3. Yukon Arctic Ultra

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What is it with these challenges and being “ultra”? Ultra doesn’t even begin to describe this event: it’s a 702km race through the arctic, which participants can complete on either bikes, skis, or, if they hate themselves, foot. That much distance is tough enough on its own, never mind the fact that the average temperature is -20C, (it can get as low as a horrifying -55C), and that blizzards are common. They might as well use angry polar bears to guard the checkpoints.

This is the only race we know of where you’re required to bring a headlamp, 48 hours’ worth of emergency food, and, most worryingly, an avalanche shovel. And that’s just a small portion of the junk you have to carry around with you, as if wading through heavy snow doesn’t slow you down enough. That explains why there’s a strict time limit of 13 days for completion, although most people end up being forced to retire well before that. Reports of competitors getting lost and forced to eat each other to survive remain unconfirmed, but it sounds inevitable to us.

2. The Iditarod

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Easily the most famous event on our list, the Iditarod is an 1868km dog sled race across Alaska. Of course, it’s the team of 16 dogs that’s doing most of the work, but the whiteout conditions, blizzards and wind chill that can drop the temperature to a balmy -73C makes this event tough on the driver as well. And the sheer length is a huge factor; the record completion time is just under nine days, and it can take as long as 15 for some people to finish. So while “sitting on your keester and telling your dogs to get a move on” may not constitute a sport in the traditional sense, the fact that you’re doing it for a week and a half in a raging snowstorm is enough to qualify this as an athletic event. Plus, the dogs are probably better athletes than most of us, so they deserve some recognition.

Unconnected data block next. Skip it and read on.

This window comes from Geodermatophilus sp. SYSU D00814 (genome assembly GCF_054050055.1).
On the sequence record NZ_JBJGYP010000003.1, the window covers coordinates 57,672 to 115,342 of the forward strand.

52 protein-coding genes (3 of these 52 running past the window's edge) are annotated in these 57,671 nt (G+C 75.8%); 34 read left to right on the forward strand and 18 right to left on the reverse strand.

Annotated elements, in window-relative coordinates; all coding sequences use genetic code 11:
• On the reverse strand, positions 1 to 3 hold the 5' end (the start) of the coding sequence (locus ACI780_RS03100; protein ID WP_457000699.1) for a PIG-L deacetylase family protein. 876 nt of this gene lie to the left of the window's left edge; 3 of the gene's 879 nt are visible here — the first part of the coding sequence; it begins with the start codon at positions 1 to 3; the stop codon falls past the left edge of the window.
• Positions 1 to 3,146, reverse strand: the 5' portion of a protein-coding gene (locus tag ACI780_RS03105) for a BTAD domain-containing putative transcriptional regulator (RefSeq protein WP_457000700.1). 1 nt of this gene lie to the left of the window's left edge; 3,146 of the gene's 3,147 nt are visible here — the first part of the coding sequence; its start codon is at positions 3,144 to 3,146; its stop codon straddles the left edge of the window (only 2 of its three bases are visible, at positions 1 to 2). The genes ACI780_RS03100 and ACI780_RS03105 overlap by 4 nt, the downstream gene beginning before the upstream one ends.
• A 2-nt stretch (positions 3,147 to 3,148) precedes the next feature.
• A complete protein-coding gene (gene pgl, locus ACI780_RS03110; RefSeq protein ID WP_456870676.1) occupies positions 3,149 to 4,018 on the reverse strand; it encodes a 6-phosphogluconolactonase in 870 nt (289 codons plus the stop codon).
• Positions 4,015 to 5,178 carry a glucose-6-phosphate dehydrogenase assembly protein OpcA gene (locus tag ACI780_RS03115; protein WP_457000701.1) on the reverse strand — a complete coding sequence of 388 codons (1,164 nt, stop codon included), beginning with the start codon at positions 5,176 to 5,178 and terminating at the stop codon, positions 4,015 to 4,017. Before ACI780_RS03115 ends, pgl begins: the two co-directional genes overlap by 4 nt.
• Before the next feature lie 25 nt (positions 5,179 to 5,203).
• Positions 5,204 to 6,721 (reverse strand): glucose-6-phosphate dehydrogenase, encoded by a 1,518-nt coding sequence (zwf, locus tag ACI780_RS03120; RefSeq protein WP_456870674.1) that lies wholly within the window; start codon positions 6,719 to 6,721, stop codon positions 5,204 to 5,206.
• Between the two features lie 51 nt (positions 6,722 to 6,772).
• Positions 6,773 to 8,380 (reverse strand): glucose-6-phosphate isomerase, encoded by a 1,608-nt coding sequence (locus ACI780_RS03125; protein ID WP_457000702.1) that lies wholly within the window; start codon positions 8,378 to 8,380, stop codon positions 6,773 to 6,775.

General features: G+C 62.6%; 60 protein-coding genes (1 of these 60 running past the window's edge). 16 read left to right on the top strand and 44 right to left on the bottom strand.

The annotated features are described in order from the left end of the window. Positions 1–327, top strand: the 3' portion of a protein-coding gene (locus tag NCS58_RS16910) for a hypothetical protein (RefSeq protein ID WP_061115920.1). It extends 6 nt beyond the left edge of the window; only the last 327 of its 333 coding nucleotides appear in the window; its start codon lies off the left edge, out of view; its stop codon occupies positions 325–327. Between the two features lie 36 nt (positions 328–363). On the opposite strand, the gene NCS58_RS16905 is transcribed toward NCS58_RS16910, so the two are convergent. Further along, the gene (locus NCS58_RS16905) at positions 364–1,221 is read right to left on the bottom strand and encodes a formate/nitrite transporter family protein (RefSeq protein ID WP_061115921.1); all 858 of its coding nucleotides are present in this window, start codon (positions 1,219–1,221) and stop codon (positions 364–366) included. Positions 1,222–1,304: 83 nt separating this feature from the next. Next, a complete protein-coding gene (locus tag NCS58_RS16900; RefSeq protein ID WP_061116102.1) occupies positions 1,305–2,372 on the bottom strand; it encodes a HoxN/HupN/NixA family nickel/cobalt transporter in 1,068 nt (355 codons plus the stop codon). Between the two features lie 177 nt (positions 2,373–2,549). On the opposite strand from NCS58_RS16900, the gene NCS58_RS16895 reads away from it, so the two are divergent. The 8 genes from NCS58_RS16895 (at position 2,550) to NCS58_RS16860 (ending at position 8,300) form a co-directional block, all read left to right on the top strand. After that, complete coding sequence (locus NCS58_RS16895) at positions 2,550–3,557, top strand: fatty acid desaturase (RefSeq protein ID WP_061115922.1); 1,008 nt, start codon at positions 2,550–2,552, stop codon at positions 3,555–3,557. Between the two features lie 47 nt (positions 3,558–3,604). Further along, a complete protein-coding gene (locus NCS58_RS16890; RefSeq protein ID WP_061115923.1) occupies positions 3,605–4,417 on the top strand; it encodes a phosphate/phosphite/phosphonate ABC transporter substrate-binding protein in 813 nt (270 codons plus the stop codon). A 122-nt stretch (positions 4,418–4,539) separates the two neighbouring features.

1. The Atlantic Rowing Race

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Yes, that’s “Atlantic” as in “The Atlantic Ocean.” Beginning in 1997 and held every two years, the race starts in the Canary Islands and ends in the West Indies. At 4722km it’s longer than every other event on our list combined, and the 2009 edition took contestants anywhere from 40 to 90 days to complete. Any race where you need to quit your job beforehand redefines the idea of serious dedication. It also redefines insanity.

Most of the boats are manned by pairs or teams of four, because if you’re going to put your life on hold to row across the Atlantic Ocean you might as well bring some friends along. A few particularly brave people have attempted the journey solo, however. That’s three months of sitting in a tiny boat by yourself, living off of ration packs and straining your muscles to row across choppy ocean water. You’ll have to decide for yourselves if that’s inspirational or just crazy, because we have no idea.

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7 Comments

  1. All these pale in comparison to the race for the toilet at halftime of a football match…

    • Wow. From the site: “…we are now recruiting for crew for our next ocean row – an E-W crossing of the Atlantic Ocean from Morocco to Barbados, in January 2011.” Yeah, that would be a little tough. 😉

  2. Phffff these are child’s play, I once went to the extrasolar planet HD 209458b and back riding on the back of a small snail equipped with nothing but a paper clip and a rubber band to breathe and fight off alien/zombie hordes.

  3. Extreme Triathlon in South Africa. Comrades is day 1 (88km road run) then Day 2 is start of Freedom Challenge so 2300km of mountain biking (no support just placesd to sleep and eat every 100km) which needs to be completed inside 21 days so you can do the berg River Canoe marathon 4 Days and 280km later.